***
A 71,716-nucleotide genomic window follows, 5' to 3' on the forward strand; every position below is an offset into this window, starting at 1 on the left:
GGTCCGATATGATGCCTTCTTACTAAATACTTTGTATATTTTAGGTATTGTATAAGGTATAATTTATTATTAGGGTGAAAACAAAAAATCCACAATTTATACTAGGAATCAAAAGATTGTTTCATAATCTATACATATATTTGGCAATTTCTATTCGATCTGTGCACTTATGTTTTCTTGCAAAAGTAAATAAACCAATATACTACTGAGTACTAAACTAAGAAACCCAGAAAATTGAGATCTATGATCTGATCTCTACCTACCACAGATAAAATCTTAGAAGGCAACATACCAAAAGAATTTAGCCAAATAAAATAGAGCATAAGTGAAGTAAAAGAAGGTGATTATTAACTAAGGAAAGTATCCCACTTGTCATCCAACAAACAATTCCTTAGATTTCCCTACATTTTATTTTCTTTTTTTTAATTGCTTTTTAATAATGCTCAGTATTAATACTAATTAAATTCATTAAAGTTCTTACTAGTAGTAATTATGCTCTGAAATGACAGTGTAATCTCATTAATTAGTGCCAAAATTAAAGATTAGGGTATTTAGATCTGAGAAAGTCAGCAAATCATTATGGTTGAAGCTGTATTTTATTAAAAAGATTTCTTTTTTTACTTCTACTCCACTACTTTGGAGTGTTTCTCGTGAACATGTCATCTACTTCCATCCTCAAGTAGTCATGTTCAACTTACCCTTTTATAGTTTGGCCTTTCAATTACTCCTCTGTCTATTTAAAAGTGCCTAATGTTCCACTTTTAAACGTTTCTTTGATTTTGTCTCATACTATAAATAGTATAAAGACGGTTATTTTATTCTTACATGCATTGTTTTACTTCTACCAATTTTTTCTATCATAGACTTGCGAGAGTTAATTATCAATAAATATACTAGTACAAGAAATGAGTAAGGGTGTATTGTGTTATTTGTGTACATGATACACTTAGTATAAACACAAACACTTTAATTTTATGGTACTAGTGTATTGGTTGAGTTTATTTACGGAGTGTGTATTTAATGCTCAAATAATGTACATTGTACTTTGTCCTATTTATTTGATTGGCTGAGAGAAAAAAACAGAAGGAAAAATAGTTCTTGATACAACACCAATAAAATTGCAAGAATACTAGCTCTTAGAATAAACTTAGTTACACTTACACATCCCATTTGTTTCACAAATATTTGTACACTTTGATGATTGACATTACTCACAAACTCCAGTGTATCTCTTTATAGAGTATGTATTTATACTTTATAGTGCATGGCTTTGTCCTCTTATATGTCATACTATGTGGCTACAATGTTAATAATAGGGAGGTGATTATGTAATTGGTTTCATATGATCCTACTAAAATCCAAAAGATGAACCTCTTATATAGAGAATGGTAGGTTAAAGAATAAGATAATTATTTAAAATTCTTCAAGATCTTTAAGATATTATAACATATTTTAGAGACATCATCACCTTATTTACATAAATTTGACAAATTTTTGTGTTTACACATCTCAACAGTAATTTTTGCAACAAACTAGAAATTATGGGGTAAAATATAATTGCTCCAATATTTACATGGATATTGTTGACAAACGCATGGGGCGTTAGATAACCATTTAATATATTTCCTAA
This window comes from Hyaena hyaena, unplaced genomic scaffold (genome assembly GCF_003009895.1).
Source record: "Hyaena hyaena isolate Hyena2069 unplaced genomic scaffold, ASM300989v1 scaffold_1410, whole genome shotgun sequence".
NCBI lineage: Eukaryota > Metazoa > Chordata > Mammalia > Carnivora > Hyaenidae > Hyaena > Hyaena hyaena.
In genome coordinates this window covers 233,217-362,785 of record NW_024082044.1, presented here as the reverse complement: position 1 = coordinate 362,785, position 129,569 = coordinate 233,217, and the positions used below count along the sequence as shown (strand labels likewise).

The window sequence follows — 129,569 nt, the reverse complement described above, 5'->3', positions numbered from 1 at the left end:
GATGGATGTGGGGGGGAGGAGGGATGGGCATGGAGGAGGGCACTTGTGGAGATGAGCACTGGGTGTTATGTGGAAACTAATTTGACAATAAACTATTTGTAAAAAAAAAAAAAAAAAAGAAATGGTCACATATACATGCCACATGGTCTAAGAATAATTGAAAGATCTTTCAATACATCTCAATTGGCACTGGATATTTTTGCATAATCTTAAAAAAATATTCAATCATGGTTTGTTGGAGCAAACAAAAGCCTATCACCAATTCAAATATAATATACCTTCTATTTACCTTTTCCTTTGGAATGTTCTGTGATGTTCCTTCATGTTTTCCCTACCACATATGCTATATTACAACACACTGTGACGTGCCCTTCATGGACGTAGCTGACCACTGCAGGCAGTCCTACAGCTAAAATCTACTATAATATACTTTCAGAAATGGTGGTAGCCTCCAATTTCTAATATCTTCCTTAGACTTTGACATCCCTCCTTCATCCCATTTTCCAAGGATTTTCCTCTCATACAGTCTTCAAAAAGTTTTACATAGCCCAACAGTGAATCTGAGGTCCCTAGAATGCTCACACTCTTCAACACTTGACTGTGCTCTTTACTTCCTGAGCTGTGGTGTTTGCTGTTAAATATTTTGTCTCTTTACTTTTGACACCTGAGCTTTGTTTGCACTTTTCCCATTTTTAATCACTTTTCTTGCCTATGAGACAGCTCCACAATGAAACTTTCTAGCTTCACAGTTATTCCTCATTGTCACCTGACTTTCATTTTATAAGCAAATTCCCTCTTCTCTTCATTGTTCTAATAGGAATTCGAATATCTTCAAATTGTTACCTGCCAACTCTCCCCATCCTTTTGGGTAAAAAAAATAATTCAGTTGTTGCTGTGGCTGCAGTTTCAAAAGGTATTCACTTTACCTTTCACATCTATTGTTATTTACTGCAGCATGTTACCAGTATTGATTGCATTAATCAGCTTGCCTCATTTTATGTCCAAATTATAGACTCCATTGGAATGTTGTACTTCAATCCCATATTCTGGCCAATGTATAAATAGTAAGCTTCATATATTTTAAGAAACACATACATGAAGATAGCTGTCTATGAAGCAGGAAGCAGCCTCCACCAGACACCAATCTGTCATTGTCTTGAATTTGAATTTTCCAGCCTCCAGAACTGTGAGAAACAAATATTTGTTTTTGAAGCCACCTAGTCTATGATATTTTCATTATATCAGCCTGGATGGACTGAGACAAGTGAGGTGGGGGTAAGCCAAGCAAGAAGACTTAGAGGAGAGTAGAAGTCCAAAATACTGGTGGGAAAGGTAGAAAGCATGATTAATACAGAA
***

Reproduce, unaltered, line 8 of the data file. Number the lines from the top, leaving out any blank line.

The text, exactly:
GATGGATGTGGGGGGGAGGAGGGATGGGCATGGAGGAGGGCACTTGTGGAGATGAGCACTGGGTGTTATGTGGAAACTAATTTGACAATAAACTATTTGTAAAAAAAAAAAAAAAAAAGAAATGGTCACATATACATGCCACATGGTCTAAGAATAATTGAAAGATCTTTCAATACATCTCAATTGGCACTGGATATTTTTGCATAATCTTAAAAAAATATTCAATCATGGTTTGTTGGAGCAAACAAAAGCCTATCACCAATTCAAATATAATATACCTTCTATTTACCTTTTCCTTTGGAATGTTCTGTGATGTTCCTTCATGTTTTCCCTACCACATATGCTATATTACAACACACTGTGACGTGCCCTTCATGGACGTAGCTGACCACTGCAGGCAGTCCTACAGCTAAAATCTACTATAATATACTTTCAGAAATGGTGGTAGCCTCCAATTTCTAATATCTTCCTTAGACTTTGACATCCCTCCTTCATCCCATTTTCCAAGGATTTTCCTCTCATACAGTCTTCAAAAAGTTTTACATAGCCCAACAGTGAATCTGAGGTCCCTAGAATGCTCACACTCTTCAACACTTGACTGTGCTCTTTACTTCCTGAGCTGTGGTGTTTGCTGTTAAATATTTTGTCTCTTTACTTTTGACACCTGAGCTTTGTTTGCACTTTTCCCATTTTTAATCACTTTTCTTGCCTATGAGACAGCTCCACAATGAAACTTTCTAGCTTCACAGTTATTCCTCATTGTCACCTGACTTTCATTTTATAAGCAAATTCCCTCTTCTCTTCATTGTTCTAATAGGAATTCGAATATCTTCAAATTGTTACCTGCCAACTCTCCCCATCCTTTTGGGTAAAAAAAATAATTCAGTTGTTGCTGTGGCTGCAGTTTCAAAAGGTATTCACTTTACCTTTCACATCTATTGTTATTTACTGCAGCATGTTACCAGTATTGATTGCATTAATCAGCTTGCCTCATTTTATGTCCAAATTATAGACTCCATTGGAATGTTGTACTTCAATCCCATATTCTGGCCAATGTATAAATAGTAAGCTTCATATATTTTAAGAAACACATACATGAAGATAGCTGTCTATGAAGCAGGAAGCAGCCTCCACCAGACACCAATCTGTCATTGTCTTGAATTTGAATTTTCCAGCCTCCAGAACTGTGAGAAACAAATATTTGTTTTTGAAGCCACCTAGTCTATGATATTTTCATTATATCAGCCTGGATGGACTGAGACAAGTGAGGTGGGGGTAAGCCAAGCAAGAAGACTTAGAGGAGAGTAGAAGTCCAAAATACTGGTGGGAAAGGTAGAAAGCATGATTAATACAGAA